This session focused on practical issues in structuring an estate plan to withstand a potential contest or a beneficiary likely to disrupt the post-death administration. It focused on enhancing the enforceability of no contest clauses as well as structuring an estate plan to mitigate fiduciary risk.

Estate planners face high risk cases on a regular basis.  In order to deal with those cases effectively, estate planners must reach outside of their regular form files and office procedures and adopt the mindset of a litigator in order to reverse engineer an estate plan that will carry out and protect, against all external influences, the client’s testamentary desires.  This task is much harder than it used to be, and it is much harder than many estate planners imagine.  While post-death contests and disgruntled beneficiaries are age-old enemies of testamentary intent, new threats have arisen in recent decades in the form of sanctioned post-death modifications of testamentary documents.  While giving lip service to carrying out the testamentary intent of a testator or trustor, courts and legislatures are rapidly devising new ways to frustrate that intent by giving the beneficiaries greater power to devise an estate plan that meets their, rather than the decedent’s, objectives.   The session discussed the tools to carry out the testamentary desires of the client while mitigating the possibility of post-death frustration of those desires. The presenter explored methods to mitigate the risk of a direct attack on estate plan documents and to mitigate the risk of an indirect attack on testamentary intent by a disgruntled beneficiary during the post-mortem administrative period.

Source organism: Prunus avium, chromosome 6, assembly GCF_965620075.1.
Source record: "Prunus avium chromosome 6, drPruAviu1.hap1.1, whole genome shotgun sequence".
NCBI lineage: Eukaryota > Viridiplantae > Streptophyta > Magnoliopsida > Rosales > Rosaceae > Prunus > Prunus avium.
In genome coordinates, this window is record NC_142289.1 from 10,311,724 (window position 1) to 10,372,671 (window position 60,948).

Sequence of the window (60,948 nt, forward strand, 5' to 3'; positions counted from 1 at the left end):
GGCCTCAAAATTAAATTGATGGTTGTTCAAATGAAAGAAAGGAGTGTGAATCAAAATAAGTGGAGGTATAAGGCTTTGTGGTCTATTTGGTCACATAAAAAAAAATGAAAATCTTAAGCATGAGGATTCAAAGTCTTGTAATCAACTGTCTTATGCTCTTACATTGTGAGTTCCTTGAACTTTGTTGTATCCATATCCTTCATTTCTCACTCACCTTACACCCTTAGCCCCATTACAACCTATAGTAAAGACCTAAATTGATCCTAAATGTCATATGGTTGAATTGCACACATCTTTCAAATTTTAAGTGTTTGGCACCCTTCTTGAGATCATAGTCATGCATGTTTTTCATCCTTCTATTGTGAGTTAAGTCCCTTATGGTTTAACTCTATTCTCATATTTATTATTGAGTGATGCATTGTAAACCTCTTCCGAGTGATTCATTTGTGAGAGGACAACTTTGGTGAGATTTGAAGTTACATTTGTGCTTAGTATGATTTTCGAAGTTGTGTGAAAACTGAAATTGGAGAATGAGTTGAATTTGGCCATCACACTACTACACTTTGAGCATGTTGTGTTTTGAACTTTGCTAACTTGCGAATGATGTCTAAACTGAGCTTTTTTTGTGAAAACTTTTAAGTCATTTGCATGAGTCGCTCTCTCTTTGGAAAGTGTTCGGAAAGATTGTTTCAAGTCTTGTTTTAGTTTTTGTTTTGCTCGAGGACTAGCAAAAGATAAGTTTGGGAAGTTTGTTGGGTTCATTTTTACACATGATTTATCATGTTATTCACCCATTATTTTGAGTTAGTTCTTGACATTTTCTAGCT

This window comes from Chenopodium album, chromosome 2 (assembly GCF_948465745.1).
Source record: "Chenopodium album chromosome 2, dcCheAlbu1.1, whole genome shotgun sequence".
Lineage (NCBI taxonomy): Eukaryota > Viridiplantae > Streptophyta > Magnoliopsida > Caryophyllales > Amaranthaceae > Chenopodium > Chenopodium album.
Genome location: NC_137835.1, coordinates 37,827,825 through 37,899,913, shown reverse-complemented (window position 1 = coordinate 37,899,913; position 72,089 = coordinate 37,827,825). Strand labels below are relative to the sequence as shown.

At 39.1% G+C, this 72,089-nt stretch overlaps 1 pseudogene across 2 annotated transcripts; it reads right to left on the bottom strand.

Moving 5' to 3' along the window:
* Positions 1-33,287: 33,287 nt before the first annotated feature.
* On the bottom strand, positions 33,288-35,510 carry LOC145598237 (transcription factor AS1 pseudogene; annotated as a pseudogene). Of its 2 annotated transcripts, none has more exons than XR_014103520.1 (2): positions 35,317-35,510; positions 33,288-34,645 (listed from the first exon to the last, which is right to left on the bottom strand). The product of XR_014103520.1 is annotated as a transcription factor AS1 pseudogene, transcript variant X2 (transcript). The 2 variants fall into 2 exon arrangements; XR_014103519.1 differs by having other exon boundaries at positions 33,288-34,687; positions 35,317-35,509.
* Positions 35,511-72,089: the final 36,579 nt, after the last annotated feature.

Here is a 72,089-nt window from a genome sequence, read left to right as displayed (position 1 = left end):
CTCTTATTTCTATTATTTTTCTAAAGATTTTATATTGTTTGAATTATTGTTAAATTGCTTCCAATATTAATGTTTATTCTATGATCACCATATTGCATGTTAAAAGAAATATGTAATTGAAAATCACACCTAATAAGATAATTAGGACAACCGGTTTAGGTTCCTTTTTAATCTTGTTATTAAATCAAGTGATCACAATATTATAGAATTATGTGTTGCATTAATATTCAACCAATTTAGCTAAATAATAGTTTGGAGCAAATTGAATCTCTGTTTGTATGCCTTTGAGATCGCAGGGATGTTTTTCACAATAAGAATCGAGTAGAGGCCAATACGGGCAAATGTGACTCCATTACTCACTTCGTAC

Buy-Sell Agreements: A Critical Part of Any Business Formation Presented by Louis A. Mezzullo, Withers Bergman LLP

This session discussed the objectives and key tax and non-tax issues when drafting a buy-sell agreement for a closely-held business.

The following planning considerations were discussed

  1. Nature and size of the entity.
  2. Value of the entity as a going concern.
  3. Book value, market value, or other liquidation value of the entity’s underlying assets.
  4. Relative ownership interests of the owners.
  5. Ages of the owners.
  6. Financial condition of the owners.
  7. Health and insurability of the owners.
  8. Commitment of owners to the business and importance of their participation in the business.